Server Response Time

The higher the SRT, the longer it takes for the browser to start rendering the web page which in turn implies longer wait times for your visitors.

So, you should start by reducing the SRT to a minimum.

But how do you reduce the SRT?

There are two things you should do to reduce your SRT:

  1. Get a fast web host
  2. Use a Content Delivery Network (CDN)

Get a fast web host

Your web host stores all of your site files. If the webserver is fast, it will require lesser time to fulfil the requests made to it by different applications. If you are on a shared hosting package, the server’s resources will be divided between different sites hosted on it.

However, does that mean you should switch to a VPS or a dedicated server? Not quite. I will suggest managed WordPress hosting like Cloudways that fine-tunes the server specifically for WordPress settings while continuing to host multiple sites on a single server.

But don’t just stop at a fast web host.

Use a Content Delivery Network (CDN)

More than a fast host, a Content Delivery Network (CDN) ensures that your site’s static files are served in the least time possible to your users who may be distributed around the globe. Instead of making requests to your host server on every page load, the static files are stored on the CDN with endpoints around the globe to serve the files to your users from locations that are nearest to them.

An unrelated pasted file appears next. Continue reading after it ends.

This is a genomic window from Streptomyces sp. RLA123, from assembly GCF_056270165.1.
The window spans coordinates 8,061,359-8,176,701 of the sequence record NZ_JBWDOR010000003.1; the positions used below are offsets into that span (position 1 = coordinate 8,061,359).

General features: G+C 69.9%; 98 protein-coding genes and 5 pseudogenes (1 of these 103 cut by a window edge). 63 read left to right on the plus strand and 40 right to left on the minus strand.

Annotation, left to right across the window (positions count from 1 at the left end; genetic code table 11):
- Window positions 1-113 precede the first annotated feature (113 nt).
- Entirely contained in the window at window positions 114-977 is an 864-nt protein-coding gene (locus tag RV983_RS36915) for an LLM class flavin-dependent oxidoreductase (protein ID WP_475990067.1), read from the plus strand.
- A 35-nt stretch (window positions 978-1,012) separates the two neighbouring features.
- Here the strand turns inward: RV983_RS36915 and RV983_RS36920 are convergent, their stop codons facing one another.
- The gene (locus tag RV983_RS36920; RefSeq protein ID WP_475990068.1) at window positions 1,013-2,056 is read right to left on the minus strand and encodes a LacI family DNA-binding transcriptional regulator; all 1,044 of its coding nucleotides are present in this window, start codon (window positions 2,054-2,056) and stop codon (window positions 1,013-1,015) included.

We found out that implementing a CDN, apart from caching static files, had the biggest impact on our load times. More about caching in the next step.

Fortunately, implementing a CDN did not involve any additional costs for us as WPX Hosting, our managed WordPress host, provides completely free CDN with more than 30 cloud locations around the globe. Read more about managed and unmanaged web hosting.

This ensures that PassionWP takes the same time to load for users accessing it from USA, Europe or Asia.


2. Use a caching plugin to reduce the load times

Caching is the process of storing static information like Html pages, images and other information in your visitor’s web browser or computer to enable faster page loading when the user re-visits your site.

That’s why you must use a good caching plugin on your WordPress site.

The reason why I am suggesting a good cache plugin and not just any plugin is that a cache plugin should be easy to configure and it should ideally do much more than page caching to eliminate the need for multiple plugins.

Your caching plugin should ensure that JavaScript is loaded deferred so that it does not interfere with the initial page load.

It should also minimize and combine CSS files to reduce the number of requests and the overall page size.

For this reason, we use and recommend WP Rocket as the caching plugin of choice. I will only briefly list the benefits of this awesome plugin that can be configured, literally, in under 2 minutes:

  1. Page caching, browser caching and cache preloading
  2. GZIP compression
  3. Database optimization and Google fonts optimization
  4. Lazy load for images
  5. Supports multiple Content Delivery Networks (CDN)
  6. Defers JavaScript loading